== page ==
The Conservation and Collection Services Division is responsible for the long-term care, preservation, and housing of the National Collection for the Canada Science and Technology Museums Corporation.

 

 

 

 

Alyssum 1

Nickel in a Haystack: The Adventures of an Oral Historian

When asked where metals such as nickel comes from, most people would tell you that it is found in the ground. Evidently it is a metal you mine. But what if I told you nickel can actually be grown? What if instead of mining the nickel ore, you were able to farm and harvest it every year? I was a little skeptical too, until I had a chance to sit down and chat with Dr. Bruce Conard, the man behind an unconventional initiative to clean up the surface soils of an Ontario community.

 

Born in St-Louis, Missouri, Dr. Conard joined Inco (International Nickel Company) shortly after having received his Ph.D. in physical chemistry from Iowa State University. He began working in the Mississauga labs where he gained years of varied experience in pyrometallurgy, electrochemistry and hydrometallurgy, which eventually earned him the position of director of process research. His most remarkable work came afterwards when he became Vice President of Environmental & Health Sciences within the company. Thanks to his extensive experience in metallurgy, Dr. Conard’s primary task was to study the effects or impacts of metals on the environment, which consisted of ecosystems, animals, people and the company’s own workers. Although much of his work consisted of making the workplace a healthier and safer environment, he often found himself assessing the risks of metals in hopes to better educate outside organizations and the general public on the matter. One of the marking events of his career came in 2001, when the citizens of Port Colborne filed a class action lawsuit against Inco after it had become evident that the local refinery’s early activities had polluted the soil surface of the area with high levels of nickel, copper and cobalt.

Alyssum, Port Colborne. Photo courtesy of Bruce Conrad.

Alyssum, Port Colborne. Photo courtesy of Bruce Conrad.

 

At the end of the war in 1918, the Canadian government and the Allies had pressured Inco to build its refinery in Port Colborne. Its location on Lake Erie, would facilitate transportation of nickel to the US and Western Europe. “There was no nickel in Port Colborne. It had to be shipped from Copper Cliff (Sudbury). And during the years, the unloading of the nickel we did ship, and the way in which we refined the nickel, caused quite a bit of dust,” shared Conard. “And the dust went up the stack and floated with prevailing winds and then came down on land. A lot of residential land and a lot of farm land in Port Colborne.”

 

After several years of risk assessments conducted by both Inco and the Ontario Ministry of the Environment (MOE), Dr. Conard had publically stated that Inco’s early operations had been the cause. The people of Port Colborne decided to file the class action lawsuit as a result but the assessment also determined that the metals in the soil did not pose considerable risk to the environment, and most importantly, to the local population. The lawsuit continued on grounds that the high nickel concentrations decreased the area’s real estate value. A long court battle ensued and the judge determined that Inco was to pay $36 million to the land owners. Nonetheless, Inco appealed and the Ontario Court of Appeal reversed the lower court decision on the basis that there was no proof of property devaluation. In addition, Inco’s refinery had complied with all the environmental and government regulatory laws applicable for the time, which unfortunately had been much different before the 1960s.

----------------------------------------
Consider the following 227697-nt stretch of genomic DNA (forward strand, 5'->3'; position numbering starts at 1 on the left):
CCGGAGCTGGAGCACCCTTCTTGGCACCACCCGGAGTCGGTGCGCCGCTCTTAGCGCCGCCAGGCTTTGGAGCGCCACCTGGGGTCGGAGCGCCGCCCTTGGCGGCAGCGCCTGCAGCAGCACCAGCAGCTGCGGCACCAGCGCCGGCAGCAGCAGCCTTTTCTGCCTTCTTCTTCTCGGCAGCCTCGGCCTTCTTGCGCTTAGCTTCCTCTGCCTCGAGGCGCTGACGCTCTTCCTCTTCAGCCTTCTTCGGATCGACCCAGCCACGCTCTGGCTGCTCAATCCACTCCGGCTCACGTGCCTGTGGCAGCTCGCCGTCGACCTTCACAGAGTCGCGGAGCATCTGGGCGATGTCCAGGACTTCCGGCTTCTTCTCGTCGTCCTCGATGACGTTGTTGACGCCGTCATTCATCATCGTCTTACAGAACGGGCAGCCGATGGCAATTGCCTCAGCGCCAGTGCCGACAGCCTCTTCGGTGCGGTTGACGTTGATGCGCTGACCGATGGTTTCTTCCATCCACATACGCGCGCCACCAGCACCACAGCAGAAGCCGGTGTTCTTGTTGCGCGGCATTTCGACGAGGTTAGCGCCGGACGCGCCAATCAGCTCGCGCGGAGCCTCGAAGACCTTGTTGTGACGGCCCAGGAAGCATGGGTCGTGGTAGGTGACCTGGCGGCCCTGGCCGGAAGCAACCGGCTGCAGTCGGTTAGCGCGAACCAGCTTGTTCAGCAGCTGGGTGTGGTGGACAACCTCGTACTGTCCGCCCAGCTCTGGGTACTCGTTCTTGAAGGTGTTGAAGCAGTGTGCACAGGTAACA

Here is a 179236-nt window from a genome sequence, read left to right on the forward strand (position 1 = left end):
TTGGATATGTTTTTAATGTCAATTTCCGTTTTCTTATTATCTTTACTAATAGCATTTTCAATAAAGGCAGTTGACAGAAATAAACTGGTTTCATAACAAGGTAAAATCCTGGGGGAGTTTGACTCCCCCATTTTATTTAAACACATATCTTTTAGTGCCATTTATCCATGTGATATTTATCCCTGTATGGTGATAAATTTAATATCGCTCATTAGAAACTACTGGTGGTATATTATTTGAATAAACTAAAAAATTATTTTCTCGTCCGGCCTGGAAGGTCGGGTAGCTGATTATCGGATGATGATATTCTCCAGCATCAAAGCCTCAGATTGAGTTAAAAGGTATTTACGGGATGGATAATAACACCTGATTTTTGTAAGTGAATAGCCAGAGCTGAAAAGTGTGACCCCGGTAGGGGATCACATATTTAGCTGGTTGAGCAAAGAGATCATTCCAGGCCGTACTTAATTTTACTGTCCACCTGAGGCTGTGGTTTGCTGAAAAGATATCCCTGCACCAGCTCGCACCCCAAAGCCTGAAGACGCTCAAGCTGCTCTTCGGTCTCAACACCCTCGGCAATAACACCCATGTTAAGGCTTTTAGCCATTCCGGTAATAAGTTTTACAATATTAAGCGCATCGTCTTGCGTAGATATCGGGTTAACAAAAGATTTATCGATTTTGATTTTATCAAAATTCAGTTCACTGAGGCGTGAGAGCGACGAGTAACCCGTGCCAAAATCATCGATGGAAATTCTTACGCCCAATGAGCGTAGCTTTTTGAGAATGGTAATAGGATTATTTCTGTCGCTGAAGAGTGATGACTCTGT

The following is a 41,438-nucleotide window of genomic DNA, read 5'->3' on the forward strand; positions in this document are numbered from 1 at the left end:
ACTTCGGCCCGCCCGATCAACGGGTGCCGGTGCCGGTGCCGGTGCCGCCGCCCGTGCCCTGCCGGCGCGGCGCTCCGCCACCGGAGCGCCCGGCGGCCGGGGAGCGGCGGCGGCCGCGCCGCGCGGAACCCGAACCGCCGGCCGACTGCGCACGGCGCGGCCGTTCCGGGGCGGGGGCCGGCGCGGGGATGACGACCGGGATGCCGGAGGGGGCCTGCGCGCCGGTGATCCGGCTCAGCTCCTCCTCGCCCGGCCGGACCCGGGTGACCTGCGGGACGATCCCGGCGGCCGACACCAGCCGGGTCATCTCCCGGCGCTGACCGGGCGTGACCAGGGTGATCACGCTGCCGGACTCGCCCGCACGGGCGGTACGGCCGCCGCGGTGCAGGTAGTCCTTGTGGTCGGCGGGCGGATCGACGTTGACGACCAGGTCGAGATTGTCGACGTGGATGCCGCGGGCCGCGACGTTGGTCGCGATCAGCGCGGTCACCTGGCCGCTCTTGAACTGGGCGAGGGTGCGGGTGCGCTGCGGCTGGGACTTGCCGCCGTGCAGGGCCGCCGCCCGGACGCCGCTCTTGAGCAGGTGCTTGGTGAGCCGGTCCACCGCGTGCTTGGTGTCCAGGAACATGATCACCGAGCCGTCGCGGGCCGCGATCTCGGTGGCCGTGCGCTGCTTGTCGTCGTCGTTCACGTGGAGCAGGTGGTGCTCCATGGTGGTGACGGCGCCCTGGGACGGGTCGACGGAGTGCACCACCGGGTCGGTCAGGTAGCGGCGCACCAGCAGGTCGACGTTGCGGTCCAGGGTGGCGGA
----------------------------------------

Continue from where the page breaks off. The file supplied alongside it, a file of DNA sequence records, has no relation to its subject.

“They developed certain genotypes of these plants that we tested in the Port Colborne soils,” said Conard. “We even tested one tonne of ash accumulated from incinerating the harvested biomass by putting it into the converters to recover the nickel. And it works!” he said. “Instead of corn, you’re farming nickel!”

∼ Dr. Bruce Conard

 

 

“The legacy of the metals in the soil still confronts us today” stated Conard, having worked on the case for nearly a decade, trying to eliminate as much of the nickel presence as possible. “I had the dream […] to have Inco soak the nickel out of the ground […] and put it into the converters to recover the nickel.” But what exactly did he mean by soaking the nickel out of the ground? “I wanted to use hyper-accumulating plants,” he explained to me, “plants (called Alyssum) that love to accumulate nickel into their biomass.”

 

He worked with some researchers from the US department of agriculture who selectively bread different types of hyperaccumulating plants to maximize their uptake of nickel both in quantity and speed. “They developed certain genotypes of these plants that we tested in the Port Colborne soils,” said Conard. “We even tested one tonne of ash accumulated from incinerating the harvested biomass by putting it into the converters to recover the nickel. And it works!” he said. “Instead of corn, you’re farming nickel!”

 

 

Testing Alyssum plants in a Port Colborne field. Photo courtesy of Bruce Conrad.

Testing Alyssum plants in a Port Colborne field. Photo courtesy of Bruce Conard.

 

This technique of acquiring nickel could be used in soils where the nickel concentration is too low to be economically viable to mine. It would also be a much less intrusive technique of collecting metals. Furthermore, it could be a way of regreening an exhausted mine site while still extracting small amounts of nickel. Conard envisioned bringing this technique of phytoremediation to warmer countries such as Indonesia. “You may get three seasons in one year [there] because of the climate. […] It would also be a social boon as subsistent farmers could make more money farming nickel than farming anything else,” stated Conard. His team got to the stage of testing Alyssum in Indonesia, making sure the plant would not be invasive in a foreign country. “That’s about the time I retired and it, unfortunately, hasn’t gone any further,” said Conard.